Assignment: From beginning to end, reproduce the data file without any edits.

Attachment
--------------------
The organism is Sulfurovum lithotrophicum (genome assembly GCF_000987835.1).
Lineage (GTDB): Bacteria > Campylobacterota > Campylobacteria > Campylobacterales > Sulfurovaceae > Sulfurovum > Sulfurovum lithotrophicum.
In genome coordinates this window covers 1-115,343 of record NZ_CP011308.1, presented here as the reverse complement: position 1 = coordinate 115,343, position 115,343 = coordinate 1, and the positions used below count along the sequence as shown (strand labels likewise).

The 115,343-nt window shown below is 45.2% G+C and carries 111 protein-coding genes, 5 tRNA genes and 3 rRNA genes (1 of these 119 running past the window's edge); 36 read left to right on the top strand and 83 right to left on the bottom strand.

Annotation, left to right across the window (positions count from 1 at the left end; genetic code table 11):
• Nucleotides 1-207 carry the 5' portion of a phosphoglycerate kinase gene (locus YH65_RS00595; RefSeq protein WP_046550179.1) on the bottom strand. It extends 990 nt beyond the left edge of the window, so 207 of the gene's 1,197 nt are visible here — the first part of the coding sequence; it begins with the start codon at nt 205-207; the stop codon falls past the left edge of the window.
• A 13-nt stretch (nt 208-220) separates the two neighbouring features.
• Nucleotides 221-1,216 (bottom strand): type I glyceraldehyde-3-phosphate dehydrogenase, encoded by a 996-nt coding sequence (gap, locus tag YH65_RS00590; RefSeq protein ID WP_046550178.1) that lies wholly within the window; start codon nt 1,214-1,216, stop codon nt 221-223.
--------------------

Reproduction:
The organism is Sulfurovum lithotrophicum (genome assembly GCF_000987835.1).
Lineage (GTDB): Bacteria > Campylobacterota > Campylobacteria > Campylobacterales > Sulfurovaceae > Sulfurovum > Sulfurovum lithotrophicum.
In genome coordinates this window covers 1-115,343 of record NZ_CP011308.1, presented here as the reverse complement: position 1 = coordinate 115,343, position 115,343 = coordinate 1, and the positions used below count along the sequence as shown (strand labels likewise).

The 115,343-nt window shown below is 45.2% G+C and carries 111 protein-coding genes, 5 tRNA genes and 3 rRNA genes (1 of these 119 running past the window's edge); 36 read left to right on the top strand and 83 right to left on the bottom strand.

Annotation, left to right across the window (positions count from 1 at the left end; genetic code table 11):
• Nucleotides 1-207 carry the 5' portion of a phosphoglycerate kinase gene (locus YH65_RS00595; RefSeq protein WP_046550179.1) on the bottom strand. It extends 990 nt beyond the left edge of the window, so 207 of the gene's 1,197 nt are visible here — the first part of the coding sequence; it begins with the start codon at nt 205-207; the stop codon falls past the left edge of the window.
• A 13-nt stretch (nt 208-220) separates the two neighbouring features.
• Nucleotides 221-1,216 (bottom strand): type I glyceraldehyde-3-phosphate dehydrogenase, encoded by a 996-nt coding sequence (gap, locus tag YH65_RS00590; RefSeq protein ID WP_046550178.1) that lies wholly within the window; start codon nt 1,214-1,216, stop codon nt 221-223.